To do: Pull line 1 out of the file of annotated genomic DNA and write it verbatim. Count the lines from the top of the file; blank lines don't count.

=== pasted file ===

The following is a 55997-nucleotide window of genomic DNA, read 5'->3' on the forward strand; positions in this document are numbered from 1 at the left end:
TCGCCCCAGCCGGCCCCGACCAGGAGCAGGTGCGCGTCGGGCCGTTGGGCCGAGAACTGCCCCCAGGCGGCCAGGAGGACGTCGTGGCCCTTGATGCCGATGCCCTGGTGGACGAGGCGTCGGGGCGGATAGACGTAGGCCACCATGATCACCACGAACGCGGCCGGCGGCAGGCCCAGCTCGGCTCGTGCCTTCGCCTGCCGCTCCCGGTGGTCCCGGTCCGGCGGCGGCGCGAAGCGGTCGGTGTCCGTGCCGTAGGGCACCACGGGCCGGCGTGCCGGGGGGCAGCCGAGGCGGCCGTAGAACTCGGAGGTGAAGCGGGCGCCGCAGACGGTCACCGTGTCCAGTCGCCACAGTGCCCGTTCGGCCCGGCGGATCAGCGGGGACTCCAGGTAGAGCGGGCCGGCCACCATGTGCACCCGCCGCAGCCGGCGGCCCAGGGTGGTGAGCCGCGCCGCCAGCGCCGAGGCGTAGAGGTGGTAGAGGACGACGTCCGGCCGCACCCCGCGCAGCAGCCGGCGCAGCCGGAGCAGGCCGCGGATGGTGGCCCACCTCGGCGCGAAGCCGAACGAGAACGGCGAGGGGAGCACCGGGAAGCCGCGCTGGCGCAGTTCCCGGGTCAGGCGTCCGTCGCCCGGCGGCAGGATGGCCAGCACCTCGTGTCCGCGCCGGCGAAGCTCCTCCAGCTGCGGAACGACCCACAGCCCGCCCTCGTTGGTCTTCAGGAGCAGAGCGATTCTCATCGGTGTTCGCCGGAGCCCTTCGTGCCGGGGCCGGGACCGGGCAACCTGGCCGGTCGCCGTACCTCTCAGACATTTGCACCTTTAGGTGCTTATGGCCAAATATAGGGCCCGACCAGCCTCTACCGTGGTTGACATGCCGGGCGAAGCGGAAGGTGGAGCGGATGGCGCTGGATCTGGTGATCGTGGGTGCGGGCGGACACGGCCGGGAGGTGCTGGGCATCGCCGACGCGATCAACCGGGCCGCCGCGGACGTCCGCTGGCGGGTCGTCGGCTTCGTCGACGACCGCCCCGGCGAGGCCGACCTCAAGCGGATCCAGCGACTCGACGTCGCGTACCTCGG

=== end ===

The following is a 55997-nucleotide window of genomic DNA, read 5'->3' on the forward strand; positions in this document are numbered from 1 at the left end: